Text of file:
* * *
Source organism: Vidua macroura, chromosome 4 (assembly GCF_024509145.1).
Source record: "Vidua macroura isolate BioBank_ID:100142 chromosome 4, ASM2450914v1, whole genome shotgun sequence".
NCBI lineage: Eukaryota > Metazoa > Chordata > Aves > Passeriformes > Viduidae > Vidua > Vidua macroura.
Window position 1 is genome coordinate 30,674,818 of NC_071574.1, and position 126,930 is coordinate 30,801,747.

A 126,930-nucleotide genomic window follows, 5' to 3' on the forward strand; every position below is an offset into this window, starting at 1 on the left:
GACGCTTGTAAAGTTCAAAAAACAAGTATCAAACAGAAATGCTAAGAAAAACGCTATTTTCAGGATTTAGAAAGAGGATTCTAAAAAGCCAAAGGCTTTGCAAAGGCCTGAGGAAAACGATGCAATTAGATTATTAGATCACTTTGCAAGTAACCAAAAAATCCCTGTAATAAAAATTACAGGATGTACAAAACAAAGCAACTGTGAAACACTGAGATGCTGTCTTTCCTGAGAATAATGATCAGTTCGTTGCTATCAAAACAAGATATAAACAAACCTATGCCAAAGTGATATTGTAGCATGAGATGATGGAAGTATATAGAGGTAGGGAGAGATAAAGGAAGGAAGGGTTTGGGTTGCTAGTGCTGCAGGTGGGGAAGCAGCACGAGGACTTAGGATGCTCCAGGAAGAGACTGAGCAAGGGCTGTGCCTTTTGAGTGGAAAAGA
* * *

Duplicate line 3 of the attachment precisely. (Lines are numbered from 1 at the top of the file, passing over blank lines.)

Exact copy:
NCBI lineage: Eukaryota > Metazoa > Chordata > Aves > Passeriformes > Viduidae > Vidua > Vidua macroura.